Babylon & Beyond

Observations from Iraq, Iran,
Israel, the Arab world and beyond

« Previous Post | Babylon & Beyond Home | Next Post »

EGYPT: A call for a national strike

April 5, 2008 |  8:21 am

Egyptlabor

It’s been the same question murmured throughout Egypt: “Is it true everybody will go on strike on April 6?” Opposition groups have called for a national sit-down on Sunday in a bold protest against President Hosni Mubarak's regime.

"We ask you to heed this call in order to warn the unjust that we cannot bear this humiliation anymore and that we raise the flag of peaceful resistance until we retrieve our legitimate right to have a dignified life and to get a minimum wage or pension that can help us face the monster of inflation," reads one missive circulating through Egyptian cyberspace.

Similar declarations have been carried by opposition newspapers and spread through mobile phone text messaging. Bread lines and growing inflation –- prices have doubled and tripled in recent months -- have dealt a deep blow to Mubarak's government. The generally passive Egyptian population, which is accustomed to economic hardship and suppression of opposition voices, is growing more vocal.   

"Nothing will change in this country if we keep playing the role of onlookers. Nothing will change if only one, 10, a thousand or even a million people protest and say no to injustice. Nothing will change unless the 70 million Egyptians oppose the corrupt and unjust government," reads an Internet message sent by opposition groups.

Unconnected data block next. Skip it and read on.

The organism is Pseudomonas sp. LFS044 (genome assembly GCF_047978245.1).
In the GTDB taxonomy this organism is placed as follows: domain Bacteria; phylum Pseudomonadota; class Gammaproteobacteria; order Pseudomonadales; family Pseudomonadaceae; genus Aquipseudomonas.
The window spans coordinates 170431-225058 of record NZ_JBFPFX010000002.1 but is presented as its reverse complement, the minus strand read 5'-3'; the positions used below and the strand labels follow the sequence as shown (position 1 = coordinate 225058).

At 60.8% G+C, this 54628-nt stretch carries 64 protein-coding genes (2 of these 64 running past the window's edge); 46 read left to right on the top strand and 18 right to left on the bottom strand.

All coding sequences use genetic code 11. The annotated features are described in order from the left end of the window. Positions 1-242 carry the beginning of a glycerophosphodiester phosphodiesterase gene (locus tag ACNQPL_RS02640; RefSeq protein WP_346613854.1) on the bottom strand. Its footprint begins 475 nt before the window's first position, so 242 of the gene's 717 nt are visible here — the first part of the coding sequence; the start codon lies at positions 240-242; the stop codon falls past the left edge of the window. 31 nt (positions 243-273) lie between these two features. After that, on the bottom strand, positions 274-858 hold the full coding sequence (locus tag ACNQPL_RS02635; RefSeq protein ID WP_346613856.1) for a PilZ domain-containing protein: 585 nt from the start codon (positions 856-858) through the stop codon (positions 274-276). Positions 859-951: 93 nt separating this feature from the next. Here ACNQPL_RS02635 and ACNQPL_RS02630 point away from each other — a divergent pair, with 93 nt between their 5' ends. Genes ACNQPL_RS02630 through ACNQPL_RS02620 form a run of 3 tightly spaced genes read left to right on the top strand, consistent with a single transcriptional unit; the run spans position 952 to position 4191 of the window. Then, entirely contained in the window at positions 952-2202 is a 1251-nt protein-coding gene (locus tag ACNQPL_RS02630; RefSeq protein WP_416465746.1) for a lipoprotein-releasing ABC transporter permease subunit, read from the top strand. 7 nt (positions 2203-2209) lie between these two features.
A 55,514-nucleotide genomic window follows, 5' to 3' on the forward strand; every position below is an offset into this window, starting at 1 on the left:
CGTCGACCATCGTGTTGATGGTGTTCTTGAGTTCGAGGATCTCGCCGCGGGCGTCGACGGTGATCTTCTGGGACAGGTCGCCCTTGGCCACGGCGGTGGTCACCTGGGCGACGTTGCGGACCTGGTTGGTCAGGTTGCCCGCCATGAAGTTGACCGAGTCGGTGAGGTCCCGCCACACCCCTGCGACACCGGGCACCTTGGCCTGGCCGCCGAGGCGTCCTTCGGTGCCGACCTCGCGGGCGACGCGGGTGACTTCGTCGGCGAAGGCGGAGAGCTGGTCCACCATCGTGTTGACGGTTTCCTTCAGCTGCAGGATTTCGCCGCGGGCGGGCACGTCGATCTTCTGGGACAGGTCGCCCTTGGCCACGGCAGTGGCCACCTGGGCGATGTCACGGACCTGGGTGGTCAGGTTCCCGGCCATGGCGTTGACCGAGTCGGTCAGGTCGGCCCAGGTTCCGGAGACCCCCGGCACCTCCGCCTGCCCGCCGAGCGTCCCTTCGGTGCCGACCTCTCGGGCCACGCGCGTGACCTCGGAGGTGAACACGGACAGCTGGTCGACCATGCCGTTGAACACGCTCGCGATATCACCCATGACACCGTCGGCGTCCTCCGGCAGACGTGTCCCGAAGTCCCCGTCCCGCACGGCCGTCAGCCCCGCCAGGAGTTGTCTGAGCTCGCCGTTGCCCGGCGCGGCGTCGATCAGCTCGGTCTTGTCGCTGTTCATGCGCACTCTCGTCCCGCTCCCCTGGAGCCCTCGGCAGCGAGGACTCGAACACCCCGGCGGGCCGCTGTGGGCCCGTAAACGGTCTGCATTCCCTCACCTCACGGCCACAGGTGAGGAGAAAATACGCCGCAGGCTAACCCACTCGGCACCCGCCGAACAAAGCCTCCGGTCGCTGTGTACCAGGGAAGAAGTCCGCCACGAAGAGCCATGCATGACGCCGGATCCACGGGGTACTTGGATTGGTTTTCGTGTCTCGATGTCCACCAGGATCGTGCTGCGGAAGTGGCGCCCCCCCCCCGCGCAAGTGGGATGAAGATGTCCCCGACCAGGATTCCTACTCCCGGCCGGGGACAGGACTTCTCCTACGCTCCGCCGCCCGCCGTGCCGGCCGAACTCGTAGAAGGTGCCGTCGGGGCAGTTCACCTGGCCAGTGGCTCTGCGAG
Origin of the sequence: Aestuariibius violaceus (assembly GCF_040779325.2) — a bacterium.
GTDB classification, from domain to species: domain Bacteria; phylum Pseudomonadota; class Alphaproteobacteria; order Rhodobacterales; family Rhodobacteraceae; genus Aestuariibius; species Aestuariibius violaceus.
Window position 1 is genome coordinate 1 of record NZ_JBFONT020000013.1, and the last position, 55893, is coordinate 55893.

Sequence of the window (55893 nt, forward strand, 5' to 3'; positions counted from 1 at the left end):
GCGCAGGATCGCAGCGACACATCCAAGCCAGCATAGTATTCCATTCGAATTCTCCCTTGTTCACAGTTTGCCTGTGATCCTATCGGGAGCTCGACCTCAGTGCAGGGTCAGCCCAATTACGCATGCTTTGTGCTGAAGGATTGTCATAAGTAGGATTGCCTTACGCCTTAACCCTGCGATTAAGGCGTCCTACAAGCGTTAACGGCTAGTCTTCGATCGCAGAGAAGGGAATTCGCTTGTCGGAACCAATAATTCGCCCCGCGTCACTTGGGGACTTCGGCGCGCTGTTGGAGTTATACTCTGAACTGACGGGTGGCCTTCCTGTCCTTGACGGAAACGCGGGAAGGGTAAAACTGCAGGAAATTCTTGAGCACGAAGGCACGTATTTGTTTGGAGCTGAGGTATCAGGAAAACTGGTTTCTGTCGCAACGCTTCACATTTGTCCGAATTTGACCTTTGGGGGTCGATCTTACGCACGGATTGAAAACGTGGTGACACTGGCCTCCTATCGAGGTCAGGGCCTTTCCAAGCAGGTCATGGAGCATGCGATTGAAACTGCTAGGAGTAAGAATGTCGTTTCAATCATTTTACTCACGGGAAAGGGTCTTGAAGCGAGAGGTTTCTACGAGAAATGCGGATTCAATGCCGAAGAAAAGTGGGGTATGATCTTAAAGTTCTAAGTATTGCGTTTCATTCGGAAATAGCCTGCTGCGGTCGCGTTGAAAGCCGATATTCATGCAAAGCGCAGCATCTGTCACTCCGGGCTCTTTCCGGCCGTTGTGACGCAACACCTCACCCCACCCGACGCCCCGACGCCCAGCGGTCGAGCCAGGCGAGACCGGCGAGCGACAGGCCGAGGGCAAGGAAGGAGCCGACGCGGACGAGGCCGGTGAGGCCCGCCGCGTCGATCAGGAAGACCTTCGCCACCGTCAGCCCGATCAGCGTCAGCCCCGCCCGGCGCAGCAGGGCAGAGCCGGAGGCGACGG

The planned strike of professionals, laborers and students comes two days ahead of the local elections on April 8, which are expected to be easily won by Mubarak's ruling National Democratic Party. The regime prevented hundreds of members of the Muslim Brotherhood, the nation’s largest and strongest opposition group, from fielding candidates.

— Noha El-Hennawy in Cairo

Photo: Egyptian laborers walk toward a waiting truck, unseen, on their way out of the Amal Misr Brick Factory's facility at the end of their working week in a Cairo suburb. Credit: Jason Larkin / Associated Press

Comments 

Advertisement










Video